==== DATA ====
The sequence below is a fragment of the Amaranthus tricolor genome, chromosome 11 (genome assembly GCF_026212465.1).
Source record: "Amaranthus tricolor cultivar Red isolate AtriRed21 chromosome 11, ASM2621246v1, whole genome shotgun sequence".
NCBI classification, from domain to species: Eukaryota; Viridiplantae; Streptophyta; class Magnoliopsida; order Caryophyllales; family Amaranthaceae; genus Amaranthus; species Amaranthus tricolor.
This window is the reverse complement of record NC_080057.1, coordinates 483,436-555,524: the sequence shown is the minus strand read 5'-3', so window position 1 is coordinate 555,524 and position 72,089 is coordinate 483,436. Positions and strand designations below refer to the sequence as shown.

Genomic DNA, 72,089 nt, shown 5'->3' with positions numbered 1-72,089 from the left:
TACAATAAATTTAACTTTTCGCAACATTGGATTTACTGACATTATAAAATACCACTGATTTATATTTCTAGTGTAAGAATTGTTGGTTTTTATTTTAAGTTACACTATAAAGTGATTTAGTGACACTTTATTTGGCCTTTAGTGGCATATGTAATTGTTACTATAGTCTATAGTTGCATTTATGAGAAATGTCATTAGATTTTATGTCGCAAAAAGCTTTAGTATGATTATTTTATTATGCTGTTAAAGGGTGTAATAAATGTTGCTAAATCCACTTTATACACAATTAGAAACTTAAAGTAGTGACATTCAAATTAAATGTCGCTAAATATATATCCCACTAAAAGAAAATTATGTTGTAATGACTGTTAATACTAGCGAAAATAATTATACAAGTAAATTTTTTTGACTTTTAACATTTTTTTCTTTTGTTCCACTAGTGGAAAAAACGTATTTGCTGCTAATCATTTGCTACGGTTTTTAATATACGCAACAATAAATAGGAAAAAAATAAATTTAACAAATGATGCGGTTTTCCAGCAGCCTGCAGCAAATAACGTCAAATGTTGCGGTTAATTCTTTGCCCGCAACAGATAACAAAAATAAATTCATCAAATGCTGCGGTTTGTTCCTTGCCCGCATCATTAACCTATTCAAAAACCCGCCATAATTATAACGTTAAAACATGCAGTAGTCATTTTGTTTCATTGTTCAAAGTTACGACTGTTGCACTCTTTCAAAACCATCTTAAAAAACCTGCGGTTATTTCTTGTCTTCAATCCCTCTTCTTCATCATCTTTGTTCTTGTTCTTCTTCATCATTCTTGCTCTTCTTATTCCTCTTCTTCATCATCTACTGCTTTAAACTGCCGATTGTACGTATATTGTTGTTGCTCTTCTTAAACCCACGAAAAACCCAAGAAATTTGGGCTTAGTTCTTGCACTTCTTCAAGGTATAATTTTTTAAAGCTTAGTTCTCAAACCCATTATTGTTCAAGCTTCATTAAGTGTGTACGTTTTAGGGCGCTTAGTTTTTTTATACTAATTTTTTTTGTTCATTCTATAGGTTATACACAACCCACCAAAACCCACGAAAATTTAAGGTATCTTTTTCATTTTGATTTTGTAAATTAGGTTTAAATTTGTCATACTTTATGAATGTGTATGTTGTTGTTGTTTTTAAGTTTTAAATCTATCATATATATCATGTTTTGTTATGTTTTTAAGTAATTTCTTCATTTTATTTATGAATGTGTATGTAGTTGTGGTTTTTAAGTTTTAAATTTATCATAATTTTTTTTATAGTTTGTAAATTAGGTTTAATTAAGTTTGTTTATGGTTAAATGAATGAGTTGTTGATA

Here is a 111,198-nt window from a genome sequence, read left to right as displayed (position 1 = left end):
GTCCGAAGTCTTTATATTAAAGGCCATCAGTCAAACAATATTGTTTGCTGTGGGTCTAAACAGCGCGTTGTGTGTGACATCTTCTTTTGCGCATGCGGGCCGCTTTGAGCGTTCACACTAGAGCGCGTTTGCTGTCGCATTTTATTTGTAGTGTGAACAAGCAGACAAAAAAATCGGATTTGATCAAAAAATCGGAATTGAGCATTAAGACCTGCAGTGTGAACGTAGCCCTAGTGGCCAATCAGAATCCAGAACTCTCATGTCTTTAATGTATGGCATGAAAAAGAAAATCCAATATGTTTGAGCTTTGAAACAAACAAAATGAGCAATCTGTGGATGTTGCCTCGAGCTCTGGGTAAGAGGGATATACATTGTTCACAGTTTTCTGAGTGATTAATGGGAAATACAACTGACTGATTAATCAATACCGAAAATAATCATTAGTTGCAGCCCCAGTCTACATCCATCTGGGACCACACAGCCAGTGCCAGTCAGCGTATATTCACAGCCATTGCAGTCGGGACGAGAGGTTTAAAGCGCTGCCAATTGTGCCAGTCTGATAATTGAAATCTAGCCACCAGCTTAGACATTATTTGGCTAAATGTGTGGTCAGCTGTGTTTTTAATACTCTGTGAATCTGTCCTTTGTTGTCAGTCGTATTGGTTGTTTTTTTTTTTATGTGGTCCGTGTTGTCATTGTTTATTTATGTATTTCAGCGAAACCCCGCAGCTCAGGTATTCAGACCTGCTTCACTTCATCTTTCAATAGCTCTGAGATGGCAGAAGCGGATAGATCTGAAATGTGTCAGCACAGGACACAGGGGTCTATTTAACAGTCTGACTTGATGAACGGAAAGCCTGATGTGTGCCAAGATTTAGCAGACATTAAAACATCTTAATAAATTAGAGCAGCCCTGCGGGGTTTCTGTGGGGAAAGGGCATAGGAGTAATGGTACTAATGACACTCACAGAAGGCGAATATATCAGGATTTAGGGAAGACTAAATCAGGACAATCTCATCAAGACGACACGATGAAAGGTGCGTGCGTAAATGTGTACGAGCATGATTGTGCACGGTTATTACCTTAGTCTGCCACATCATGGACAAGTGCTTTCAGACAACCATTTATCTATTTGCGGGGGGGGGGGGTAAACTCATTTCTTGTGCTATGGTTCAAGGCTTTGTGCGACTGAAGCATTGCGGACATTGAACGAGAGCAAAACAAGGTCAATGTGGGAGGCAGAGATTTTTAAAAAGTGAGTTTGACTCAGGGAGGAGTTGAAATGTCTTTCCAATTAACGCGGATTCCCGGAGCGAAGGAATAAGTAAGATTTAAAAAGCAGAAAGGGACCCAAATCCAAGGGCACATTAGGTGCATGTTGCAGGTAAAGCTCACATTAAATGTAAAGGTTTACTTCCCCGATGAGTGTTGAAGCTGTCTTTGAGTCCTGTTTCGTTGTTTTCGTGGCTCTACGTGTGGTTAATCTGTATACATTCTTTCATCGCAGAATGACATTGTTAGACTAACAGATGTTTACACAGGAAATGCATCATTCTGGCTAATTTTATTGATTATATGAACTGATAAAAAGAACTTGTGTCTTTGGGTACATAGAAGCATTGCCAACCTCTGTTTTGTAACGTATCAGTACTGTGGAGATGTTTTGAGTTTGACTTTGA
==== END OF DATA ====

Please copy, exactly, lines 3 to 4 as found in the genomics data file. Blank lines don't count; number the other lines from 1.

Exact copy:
NCBI classification, from domain to species: Eukaryota; Viridiplantae; Streptophyta; class Magnoliopsida; order Caryophyllales; family Amaranthaceae; genus Amaranthus; species Amaranthus tricolor.
This window is the reverse complement of record NC_080057.1, coordinates 483,436-555,524: the sequence shown is the minus strand read 5'-3', so window position 1 is coordinate 555,524 and position 72,089 is coordinate 483,436. Positions and strand designations below refer to the sequence as shown.